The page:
Friday, September 24, 2010

Fall Weather Arrives

Actually fall arrived here Wednesday and announced its presence with 24 hours of rain, almost 3 inches in our rain gauge. There has been serious flooding in parts of Minnesota and Wisconsin. Today it the rain has stopped but it is cooler and windy. Definitely time for soup!!!

Here's recipes that is easy to make and bursting with healthy lentils and savory fall vegetables. I've also used chopped ham instead of the sausage. Add a little sherry and you'll feel warm and toasty for sure.

Lentil Sausage Soup

Serves 6 to 8

2 tbsp. olive oil
1 cup chopped onion
1 cup chopped celery
1 cup chopped carrots
1 leek, cleaned and chopped
1 ½ cups lentils
2 tbsp. tomato paste
2 tsp. chopped fresh thyme
½ tsp. kosher salt
½ tsp. pepper
5 cups chicken broth
2 cups water
1 to 2 tbsp. balsamic vinegar
½ lb. diced kielbasa or smoked sausage

Heat the olive oil in a large Dutch oven and add the onion, celery, carrots and leek. Cook until softened, stirring occasionally, about 5 to 7 minutes.

Stir in the tomato paste, thyme, salt, pepper, chicken broth and water. Bring mixture to a boil. Cover partially, reduce heat to low and simmer 30 to 40 minutes or until the lentils are tender.

Add the kielbasa and simmer 10 minutes. Season to taste. Stir in vinegar. Adjust seasoning.

Add sherry to the soup when serving, if desired.

Tuesday, September 21, 2010

Baking with Yeast

Since I posted two recipes recently using active dry yeast I thought it would be helpful to talk about yeast and yeast breads. I have always loved bread and enjoyed making it. It actually doesn't require a lot of active time. Once the dough is made, you need a few minutes to shape it. After it rises a second time, it's time to bake.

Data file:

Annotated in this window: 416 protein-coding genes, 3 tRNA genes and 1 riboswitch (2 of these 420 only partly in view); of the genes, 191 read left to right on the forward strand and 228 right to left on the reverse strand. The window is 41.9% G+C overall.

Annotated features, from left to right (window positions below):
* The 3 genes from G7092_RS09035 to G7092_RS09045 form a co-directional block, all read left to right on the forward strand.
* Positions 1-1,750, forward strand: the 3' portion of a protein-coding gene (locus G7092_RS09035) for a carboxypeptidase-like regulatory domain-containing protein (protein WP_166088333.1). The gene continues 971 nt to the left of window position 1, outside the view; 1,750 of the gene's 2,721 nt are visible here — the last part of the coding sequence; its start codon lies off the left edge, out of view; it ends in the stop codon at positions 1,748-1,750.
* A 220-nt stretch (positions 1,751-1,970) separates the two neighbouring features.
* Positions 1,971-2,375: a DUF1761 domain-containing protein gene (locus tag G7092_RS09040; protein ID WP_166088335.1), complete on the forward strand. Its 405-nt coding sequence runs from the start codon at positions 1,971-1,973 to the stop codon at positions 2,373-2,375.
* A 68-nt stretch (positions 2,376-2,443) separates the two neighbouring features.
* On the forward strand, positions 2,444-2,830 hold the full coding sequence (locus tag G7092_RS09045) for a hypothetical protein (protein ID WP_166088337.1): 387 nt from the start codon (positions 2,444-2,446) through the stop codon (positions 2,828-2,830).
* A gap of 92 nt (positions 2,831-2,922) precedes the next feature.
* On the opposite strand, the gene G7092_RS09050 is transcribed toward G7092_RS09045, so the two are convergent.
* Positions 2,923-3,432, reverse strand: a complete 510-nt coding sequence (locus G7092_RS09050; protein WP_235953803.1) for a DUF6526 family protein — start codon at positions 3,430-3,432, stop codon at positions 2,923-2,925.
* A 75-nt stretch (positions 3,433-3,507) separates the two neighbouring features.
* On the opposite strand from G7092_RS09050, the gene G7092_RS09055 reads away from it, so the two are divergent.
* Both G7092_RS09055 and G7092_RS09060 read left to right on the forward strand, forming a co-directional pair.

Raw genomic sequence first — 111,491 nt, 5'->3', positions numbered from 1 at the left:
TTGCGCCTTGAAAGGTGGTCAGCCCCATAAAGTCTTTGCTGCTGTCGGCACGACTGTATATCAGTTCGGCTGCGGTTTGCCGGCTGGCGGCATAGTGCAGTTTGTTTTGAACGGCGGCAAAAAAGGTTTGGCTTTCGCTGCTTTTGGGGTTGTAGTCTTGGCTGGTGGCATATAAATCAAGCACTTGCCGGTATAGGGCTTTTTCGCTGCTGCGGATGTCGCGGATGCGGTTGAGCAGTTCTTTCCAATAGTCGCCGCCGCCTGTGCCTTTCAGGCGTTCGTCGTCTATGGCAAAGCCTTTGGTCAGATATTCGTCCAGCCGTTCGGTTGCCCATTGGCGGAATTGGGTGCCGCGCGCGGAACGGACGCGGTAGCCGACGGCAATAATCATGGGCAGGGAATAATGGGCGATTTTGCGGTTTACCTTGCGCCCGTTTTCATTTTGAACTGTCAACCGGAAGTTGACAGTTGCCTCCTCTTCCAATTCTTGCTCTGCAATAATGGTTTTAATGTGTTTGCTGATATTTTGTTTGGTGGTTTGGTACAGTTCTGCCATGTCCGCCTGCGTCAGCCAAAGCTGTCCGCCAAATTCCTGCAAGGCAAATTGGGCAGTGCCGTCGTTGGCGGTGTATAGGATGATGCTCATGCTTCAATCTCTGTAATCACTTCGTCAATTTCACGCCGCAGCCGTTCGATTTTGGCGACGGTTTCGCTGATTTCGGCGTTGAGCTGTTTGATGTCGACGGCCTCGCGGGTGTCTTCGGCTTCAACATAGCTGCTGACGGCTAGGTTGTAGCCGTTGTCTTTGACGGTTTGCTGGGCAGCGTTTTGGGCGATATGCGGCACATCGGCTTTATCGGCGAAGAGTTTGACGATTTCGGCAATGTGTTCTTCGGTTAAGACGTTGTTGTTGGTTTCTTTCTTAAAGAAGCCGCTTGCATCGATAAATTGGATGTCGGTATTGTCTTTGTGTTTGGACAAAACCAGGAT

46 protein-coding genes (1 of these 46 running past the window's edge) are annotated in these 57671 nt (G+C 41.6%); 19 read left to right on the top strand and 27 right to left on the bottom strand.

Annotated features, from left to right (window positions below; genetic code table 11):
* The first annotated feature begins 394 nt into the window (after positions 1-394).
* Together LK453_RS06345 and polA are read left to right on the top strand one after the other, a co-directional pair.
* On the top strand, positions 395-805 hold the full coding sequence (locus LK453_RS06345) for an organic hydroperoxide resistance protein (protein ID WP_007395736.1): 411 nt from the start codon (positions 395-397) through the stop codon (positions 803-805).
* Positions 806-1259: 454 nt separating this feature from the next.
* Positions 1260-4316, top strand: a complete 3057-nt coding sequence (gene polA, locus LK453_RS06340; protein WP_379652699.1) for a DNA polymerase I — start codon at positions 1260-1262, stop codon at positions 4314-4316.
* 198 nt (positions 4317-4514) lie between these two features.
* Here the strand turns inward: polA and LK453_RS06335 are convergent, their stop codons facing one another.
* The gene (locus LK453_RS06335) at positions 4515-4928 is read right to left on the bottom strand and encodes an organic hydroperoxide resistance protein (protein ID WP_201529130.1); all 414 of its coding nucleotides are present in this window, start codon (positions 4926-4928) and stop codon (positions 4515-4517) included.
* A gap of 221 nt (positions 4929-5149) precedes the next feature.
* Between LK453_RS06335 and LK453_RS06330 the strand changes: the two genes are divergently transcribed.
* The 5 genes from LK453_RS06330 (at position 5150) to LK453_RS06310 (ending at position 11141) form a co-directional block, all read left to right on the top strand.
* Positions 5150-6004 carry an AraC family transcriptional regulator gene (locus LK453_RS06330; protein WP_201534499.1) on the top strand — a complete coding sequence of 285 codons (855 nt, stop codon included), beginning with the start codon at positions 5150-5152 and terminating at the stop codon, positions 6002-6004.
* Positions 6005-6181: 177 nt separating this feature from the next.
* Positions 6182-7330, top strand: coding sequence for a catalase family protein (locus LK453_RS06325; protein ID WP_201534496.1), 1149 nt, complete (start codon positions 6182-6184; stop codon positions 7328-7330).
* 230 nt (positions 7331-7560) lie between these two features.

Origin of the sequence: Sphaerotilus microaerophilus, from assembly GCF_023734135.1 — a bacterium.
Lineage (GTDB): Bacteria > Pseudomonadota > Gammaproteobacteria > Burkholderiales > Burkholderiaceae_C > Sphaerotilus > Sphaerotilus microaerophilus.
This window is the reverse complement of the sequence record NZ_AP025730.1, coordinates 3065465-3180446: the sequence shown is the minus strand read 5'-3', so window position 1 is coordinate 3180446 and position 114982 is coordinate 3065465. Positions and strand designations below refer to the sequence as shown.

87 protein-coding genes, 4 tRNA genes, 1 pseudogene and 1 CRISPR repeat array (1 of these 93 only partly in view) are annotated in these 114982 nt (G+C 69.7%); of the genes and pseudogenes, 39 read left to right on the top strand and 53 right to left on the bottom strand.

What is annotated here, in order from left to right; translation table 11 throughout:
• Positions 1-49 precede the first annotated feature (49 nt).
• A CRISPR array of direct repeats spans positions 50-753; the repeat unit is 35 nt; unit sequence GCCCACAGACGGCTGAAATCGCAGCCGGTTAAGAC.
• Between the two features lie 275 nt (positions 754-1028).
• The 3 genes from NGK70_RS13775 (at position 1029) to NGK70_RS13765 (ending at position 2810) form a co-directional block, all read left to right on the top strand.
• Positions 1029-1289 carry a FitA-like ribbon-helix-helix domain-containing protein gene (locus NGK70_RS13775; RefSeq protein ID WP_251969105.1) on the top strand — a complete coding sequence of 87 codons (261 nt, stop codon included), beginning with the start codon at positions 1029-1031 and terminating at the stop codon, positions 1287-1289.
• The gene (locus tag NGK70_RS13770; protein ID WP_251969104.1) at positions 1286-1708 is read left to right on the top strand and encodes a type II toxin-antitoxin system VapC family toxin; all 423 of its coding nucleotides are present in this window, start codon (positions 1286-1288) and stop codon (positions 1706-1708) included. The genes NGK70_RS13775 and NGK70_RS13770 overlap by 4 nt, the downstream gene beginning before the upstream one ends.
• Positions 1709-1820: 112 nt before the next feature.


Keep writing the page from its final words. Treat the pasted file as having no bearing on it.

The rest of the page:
Using my Kitchen Aid mixer to knead the dough makes the whole process even easier. After making the dough I switch to the dough hook and "knead" the dough about 3 minutes. After this, I place the dough on a lightly floured counter and knead it a minute or two. When it is smooth and elastic it's ready for rising.

Here's some info on yeast!

The most important step in baking yeast breads is using the proper temperature of water to activate the yeast. Because yeast is a living organism, it is easily killed by excess heat. When adding yeast directly to warm water, the water temperature should be between 105 and 115 degrees F. Use a thermometer to measure the water temperature to insure that the yeast is not killed.

Test warm tap water by sprinkling a few drops on the inside of your wrist. If it feels warm to you it is a perfect temperature for yeast. Adding warm water to yeast is called proofing because the yeast will begin to grow and produce gas “proving” that the yeast is alive. After opening yeast, store any remaining in the refrigerator and use by the date indicated on the package. Yeast past its expiration date won’t produce gas to leaven the dough.

Saturday, September 18, 2010

Thoughtful Eating

The USDA Food Pyramid has always been criticized because it isn't easy to use. In 2010 new Diet Guidelines for Americans is being published. Will this be more successful? We have to wait and see.